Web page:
There was a collision in my head and heart this morning. Literary device and music legend met at the crossroads and slammed headlong into one another.

This morning’s chapter is amazing as Solomon anthropomorphizes (e.g. cloaks an impersonal concept in human form) wisdom. He morphs wisdom into a woman, no less, and juxtaposes her agains the harlot and adulteress described in the previous two chapters. Wisdom calls out, just as the adulteress did, but her message is all together different. While getting entangled with the harlot led to the grave, darkening Wisdom’s doorway ushers a person to life and God’s favor.

How fascinating that Solomon places Wisdom at the crossroads. Anyone with an elementary knowledge of the blues knows that it was at the crossroads where the folk story of blues pioneer Robert Johnson is rooted. The legend goes that at the crossroads Johnson met and sold his soul to the devil in exchange for making him a great blues player. He is known for some of the great songs we still recognize today such as Crossroads Blues and Sweet Home Chicago.

So it was this morning that I stood at the crossroads. I saw Wisdom standing there and heard her calling out, but there I witnessed Robert Johnson making a deal with the devil.

How many times in life do we find ourselves at the crossroads and hear competing voices calling our name, whispering in our ear, and laying before us a choice? How many times today will we find ourselves at the crossroads making a choice between Wisdom and her nemesis?

Robert Johnson sang “Went down to the crossroads, got down on my knee.”

To whom will I bow today at the crossroads?

Chapter-a-Day Psalm 44

English: Compact Disc player carousel for thre...

Wake up, O Lord! Why do you sleep?
    Get up! Do not reject us forever.
Psalm 44:23 (NLT)

Go through almost any CD and you’ll generally find a wide mixture music. A fast paced, energetic song will be followed by an introspective ballad. The next song will have driving intensity and a powerful social message, but the following track will be a sweet song of love. Record producers know that you can’t put together a CD with ten tracks that all sound the same. Variety is the spice of life. As life’s journey contains both peaks and valleys, we need music to express the breadth of the human experience.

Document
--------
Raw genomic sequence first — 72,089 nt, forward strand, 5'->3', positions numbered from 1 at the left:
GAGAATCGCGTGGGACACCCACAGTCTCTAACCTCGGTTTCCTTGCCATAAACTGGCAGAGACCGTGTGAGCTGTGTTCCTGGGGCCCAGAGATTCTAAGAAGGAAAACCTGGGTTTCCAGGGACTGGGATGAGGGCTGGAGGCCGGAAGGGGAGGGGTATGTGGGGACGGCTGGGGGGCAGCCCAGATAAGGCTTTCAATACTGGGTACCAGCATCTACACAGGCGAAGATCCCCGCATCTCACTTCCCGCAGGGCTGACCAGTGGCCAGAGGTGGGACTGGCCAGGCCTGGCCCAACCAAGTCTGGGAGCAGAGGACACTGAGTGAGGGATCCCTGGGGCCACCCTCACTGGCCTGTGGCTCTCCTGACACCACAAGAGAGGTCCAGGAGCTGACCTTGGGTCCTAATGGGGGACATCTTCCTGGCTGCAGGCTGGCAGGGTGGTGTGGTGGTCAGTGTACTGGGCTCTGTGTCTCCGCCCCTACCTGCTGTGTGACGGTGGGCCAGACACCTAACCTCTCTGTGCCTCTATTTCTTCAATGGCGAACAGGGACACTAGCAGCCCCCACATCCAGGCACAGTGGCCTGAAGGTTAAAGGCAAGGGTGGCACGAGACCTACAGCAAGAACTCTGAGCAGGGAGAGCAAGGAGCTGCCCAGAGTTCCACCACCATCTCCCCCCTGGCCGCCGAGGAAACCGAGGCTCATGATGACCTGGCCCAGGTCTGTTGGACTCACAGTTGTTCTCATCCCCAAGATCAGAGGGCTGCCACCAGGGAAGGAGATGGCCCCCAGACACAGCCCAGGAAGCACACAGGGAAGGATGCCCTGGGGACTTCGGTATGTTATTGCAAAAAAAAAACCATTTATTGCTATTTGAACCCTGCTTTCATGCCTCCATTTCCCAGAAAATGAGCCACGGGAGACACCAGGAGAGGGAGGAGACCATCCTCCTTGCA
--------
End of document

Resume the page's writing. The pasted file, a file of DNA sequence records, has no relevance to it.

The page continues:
When reading through the book of Psalms, we can never forget that it is a catalog of musical lyrics. It was carefully compiled by ancient record producers. Like the CD that slides into the dashboard of our car stereo, the psalms contain a diverse selection of songs which speak to an immense variety of life circumstances.

Everyone experiences crushing defeat from time to time. The greatest sports teams of all time still lose some of the time. Watch the Biography Channel and you’ll see that every person who has reached the heights of success has had to experience tremendous loss on their way up. There is a time for everything under the sun. There is a time for victory, and there is a time for defeat.

The lyric of today’s psalm come out of the confusion and questions which rise up in our hearts and minds after a crushing loss. In those acute moments of despair we remember past victories and when things were good. We feel the injustice of the defeat in light of our self-righteousness. We feel alone and abandoned as if God decided to sleep in and forget about us.

Music reminds us that we’re not alone. Turn up the blues and we find encouragement that others have been there before us. We sing along and our negative emotions find a healthy outlet of expression. Keep listening. Keep singing. The next track on the CD reminds us that these feelings of abandonment and despair are momentary. Better times are just a song away.

Chapter-a-Day Psalm 42

English: Monday Morning :: duo pop & Folk Fran...
(Photo credit: Wikipedia)

Why am I discouraged?
    Why is my heart so sad?
I will put my hope in God!
    I will praise him again—
    my Savior and my God!
Psalm 42:11 (NLT)